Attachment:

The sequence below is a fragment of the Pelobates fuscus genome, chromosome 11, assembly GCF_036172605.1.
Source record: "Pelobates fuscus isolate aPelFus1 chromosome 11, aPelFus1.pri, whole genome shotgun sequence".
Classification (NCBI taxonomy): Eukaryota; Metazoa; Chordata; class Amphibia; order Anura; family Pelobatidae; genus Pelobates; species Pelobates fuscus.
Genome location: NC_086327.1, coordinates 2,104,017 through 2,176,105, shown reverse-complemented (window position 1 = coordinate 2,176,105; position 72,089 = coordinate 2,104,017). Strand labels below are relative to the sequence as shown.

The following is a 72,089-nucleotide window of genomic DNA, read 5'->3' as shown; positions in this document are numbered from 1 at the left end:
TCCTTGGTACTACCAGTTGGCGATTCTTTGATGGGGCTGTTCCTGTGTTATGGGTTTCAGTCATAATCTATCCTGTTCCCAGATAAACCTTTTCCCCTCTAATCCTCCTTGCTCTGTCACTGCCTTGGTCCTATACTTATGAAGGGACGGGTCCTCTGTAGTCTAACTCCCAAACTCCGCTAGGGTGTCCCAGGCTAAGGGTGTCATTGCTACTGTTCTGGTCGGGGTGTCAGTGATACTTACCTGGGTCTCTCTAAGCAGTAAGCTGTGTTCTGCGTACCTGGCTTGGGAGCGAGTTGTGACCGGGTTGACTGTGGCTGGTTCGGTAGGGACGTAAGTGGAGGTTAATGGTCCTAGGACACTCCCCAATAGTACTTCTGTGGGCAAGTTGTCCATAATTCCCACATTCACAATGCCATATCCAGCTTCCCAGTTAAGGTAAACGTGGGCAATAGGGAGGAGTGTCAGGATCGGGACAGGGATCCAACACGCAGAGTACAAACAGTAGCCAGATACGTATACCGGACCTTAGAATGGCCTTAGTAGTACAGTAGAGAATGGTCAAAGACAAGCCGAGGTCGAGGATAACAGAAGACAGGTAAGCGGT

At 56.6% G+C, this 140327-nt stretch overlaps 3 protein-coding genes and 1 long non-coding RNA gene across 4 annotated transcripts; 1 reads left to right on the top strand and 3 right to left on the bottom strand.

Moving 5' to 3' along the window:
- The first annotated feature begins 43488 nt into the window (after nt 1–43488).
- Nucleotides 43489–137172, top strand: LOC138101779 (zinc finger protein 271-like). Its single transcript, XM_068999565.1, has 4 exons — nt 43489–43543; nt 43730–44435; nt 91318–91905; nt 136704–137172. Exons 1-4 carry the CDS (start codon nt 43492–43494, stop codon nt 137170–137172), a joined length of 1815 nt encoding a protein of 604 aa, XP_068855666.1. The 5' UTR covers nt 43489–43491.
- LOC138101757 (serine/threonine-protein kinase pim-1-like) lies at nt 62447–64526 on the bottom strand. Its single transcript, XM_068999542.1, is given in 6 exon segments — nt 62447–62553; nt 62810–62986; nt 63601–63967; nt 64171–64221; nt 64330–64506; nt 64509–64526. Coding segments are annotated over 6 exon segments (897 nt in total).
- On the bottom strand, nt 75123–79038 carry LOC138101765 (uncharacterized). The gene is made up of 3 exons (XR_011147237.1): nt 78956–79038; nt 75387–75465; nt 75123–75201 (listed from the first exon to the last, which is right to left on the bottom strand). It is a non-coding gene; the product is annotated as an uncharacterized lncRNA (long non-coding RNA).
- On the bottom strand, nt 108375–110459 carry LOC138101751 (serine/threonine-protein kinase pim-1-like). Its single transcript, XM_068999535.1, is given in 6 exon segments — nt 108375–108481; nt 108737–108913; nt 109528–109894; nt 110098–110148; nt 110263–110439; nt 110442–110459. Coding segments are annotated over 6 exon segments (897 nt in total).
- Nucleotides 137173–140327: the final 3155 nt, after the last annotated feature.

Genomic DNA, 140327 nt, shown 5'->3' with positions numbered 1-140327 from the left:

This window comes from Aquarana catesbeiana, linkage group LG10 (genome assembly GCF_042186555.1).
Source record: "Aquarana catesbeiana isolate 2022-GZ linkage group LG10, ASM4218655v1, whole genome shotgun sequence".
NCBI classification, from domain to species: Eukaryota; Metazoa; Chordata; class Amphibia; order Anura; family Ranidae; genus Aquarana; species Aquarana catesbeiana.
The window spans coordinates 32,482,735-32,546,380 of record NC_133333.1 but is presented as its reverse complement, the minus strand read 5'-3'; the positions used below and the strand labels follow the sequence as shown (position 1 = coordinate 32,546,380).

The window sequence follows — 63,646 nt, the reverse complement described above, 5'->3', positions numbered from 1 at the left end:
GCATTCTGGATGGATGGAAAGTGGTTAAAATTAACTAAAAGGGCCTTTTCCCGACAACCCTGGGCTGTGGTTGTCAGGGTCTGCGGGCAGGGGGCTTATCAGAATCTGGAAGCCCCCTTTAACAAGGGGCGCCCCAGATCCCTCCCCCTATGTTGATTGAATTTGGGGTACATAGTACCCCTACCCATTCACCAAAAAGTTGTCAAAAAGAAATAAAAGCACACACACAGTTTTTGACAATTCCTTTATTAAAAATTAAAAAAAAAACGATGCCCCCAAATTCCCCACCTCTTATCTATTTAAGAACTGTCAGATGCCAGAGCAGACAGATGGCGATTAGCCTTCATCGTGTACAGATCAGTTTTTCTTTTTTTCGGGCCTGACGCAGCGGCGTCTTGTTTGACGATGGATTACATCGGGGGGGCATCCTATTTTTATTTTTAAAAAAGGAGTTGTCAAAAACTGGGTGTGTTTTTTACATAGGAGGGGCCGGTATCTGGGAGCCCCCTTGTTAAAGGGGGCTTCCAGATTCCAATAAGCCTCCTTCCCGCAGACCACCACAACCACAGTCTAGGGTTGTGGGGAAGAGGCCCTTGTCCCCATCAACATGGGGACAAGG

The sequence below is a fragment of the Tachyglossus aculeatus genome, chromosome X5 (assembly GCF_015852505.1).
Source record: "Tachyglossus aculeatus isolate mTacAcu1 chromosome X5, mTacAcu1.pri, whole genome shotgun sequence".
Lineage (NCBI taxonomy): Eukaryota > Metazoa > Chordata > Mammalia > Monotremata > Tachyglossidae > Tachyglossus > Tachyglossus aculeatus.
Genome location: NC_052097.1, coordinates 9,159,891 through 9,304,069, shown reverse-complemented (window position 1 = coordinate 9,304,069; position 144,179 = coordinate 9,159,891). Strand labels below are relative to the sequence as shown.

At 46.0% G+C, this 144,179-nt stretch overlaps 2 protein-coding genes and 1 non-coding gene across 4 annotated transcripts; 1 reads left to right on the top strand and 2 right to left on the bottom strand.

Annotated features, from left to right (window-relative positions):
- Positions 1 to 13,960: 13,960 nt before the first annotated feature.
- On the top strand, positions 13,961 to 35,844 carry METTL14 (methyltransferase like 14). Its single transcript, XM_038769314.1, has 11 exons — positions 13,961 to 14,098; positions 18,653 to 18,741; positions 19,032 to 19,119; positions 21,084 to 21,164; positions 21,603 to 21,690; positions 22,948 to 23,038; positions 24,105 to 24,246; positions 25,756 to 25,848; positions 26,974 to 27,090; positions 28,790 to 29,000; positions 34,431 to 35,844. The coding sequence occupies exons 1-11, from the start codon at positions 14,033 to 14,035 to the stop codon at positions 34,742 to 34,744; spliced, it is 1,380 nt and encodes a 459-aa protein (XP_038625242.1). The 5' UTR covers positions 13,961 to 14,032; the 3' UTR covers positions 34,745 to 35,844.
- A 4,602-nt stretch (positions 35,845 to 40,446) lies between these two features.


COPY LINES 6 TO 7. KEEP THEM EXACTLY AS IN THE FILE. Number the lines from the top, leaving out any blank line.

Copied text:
TCCTTGGTACTACCAGTTGGCGATTCTTTGATGGGGCTGTTCCTGTGTTATGGGTTTCAGTCATAATCTATCCTGTTCCCAGATAAACCTTTTCCCCTCTAATCCTCCTTGCTCTGTCACTGCCTTGGTCCTATACTTATGAAGGGACGGGTCCTCTGTAGTCTAACTCCCAAACTCCGCTAGGGTGTCCCAGGCTAAGGGTGTCATTGCTACTGTTCTGGTCGGGGTGTCAGTGATACTTACCTGGGTCTCTCTAAGCAGTAAGCTGTGTTCTGCGTACCTGGCTTGGGAGCGAGTTGTGACCGGGTTGACTGTGGCTGGTTCGGTAGGGACGTAAGTGGAGGTTAATGGTCCTAGGACACTCCCCAATAGTACTTCTGTGGGCAAGTTGTCCATAATTCCCACATTCACAATGCCATATCCAGCTTCCCAGTTAAGGTAAACGTGGGCAATAGGGAGGAGTGTCAGGATCGGGACAGGGATCCAACACGCAGAGTACAAACAGTAGCCAGATACGTATACCGGACCTTAGAATGGCCTTAGTAGTACAGTAGAGAATGGTCAAAGACAAGCCGAGGTCGAGGATAACAGAAGACAGGTAAGCGGT

At 56.6% G+C, this 140327-nt stretch overlaps 3 protein-coding genes and 1 long non-coding RNA gene across 4 annotated transcripts; 1 reads left to right on the top strand and 3 right to left on the bottom strand.